Control systems are under attack: 4SICS
Control systems are under attack: 4SICS

Control systems are vulnerable to hackers but vendors don't deliver the same level of security for control systems or related devices as would be expected in a computer centre because the industry doesn't demand it, delegates were told yesterday at the 4SICS (Stockholm International summit on Security in Industrial Control Systems) conference. 

Talking to, keynote speaker Dr Stefan Lueders, CERN computer security officer, head of computer security, explained: “There has been a revolution as we have moved away from proprietary hardware and control systems to more IT based systems, taking the cherries from the IT world cake: Windows PCs, data storage, HMIs, TCP/IP for communications, web protocol, emailing – because there is a use-case for them. 

"However (despite the benefits), there was no incentive to look at the security side because the old paradigm was – we have an air gap, we're disconnected, everything is proprietary, obscure, nobody will attack us. But this is no longer the reality today.” 

The event itself provided plenty of back-up evidence that the new reality is one where controls systems are now visible on the network, and are being attacked.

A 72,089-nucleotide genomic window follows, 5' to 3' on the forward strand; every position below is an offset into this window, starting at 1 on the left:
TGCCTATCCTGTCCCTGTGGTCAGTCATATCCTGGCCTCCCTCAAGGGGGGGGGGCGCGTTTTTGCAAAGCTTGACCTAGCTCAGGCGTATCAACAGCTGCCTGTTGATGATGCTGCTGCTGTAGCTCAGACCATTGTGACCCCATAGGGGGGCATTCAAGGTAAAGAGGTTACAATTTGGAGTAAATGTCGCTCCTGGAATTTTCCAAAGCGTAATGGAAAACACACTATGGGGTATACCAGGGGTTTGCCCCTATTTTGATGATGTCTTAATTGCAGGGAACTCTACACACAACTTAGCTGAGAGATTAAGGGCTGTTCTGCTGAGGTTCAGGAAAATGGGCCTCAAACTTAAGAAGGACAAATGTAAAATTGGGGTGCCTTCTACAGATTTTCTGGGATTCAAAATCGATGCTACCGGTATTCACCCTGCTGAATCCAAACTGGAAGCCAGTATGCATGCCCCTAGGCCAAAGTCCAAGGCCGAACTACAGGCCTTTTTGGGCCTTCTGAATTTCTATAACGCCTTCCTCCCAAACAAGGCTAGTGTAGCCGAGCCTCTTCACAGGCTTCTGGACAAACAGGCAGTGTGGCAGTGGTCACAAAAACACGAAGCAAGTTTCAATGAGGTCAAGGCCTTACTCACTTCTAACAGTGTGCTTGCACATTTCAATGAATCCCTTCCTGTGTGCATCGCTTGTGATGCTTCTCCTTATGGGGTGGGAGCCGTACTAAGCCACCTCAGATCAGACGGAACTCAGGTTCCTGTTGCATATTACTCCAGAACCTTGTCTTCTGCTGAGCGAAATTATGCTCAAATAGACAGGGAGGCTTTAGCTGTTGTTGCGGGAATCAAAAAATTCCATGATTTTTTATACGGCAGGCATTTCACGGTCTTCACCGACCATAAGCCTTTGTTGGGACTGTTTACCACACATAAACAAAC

John Matherly demonstrated the Shodan system using tools that scan the internet for control systems, and producing maps to show graphically the distribution of some 550 million devices, commentating that the human to human internet was just the tip of the iceberg. It was also made clear that there are attackers looking for vulnerabilities in these control systems, so we do have to worry about their security.

The biggest problem identified was, how do you create an incentive for control system vendors to build more secure products?  It was recognised that the big vendors need an incentive, to be paid to make the systems secure: there are no laws forcing them to produce more secure products, or as Lueders put it: “Too few laws and too many guidelines.”

Utilities don't want to pay extra fees – and when you look at the legal systems and regulations in Europe, there's no one saying that your car plant must be more secure.  It's your business interest but for government - that's not their concern.  So there is no legal system, no obligatory certification, utilities don't have an infinite amount of money to pay extra, so there is a lack of incentive to fix the problem.  The situation was compared by Lueders to the drug industry, as possibly the only other case where the vendor takes no responsibility for flaws in their product.

Ruben Santamarta not only demonstrated the vulnerability of satellite navigation systems and how to hack a satellite and potentially cause harm, but showed the comment received from the satellite vendor was remarkably complacent, saying, “This is not a safety risk.  We are not going to fix it.”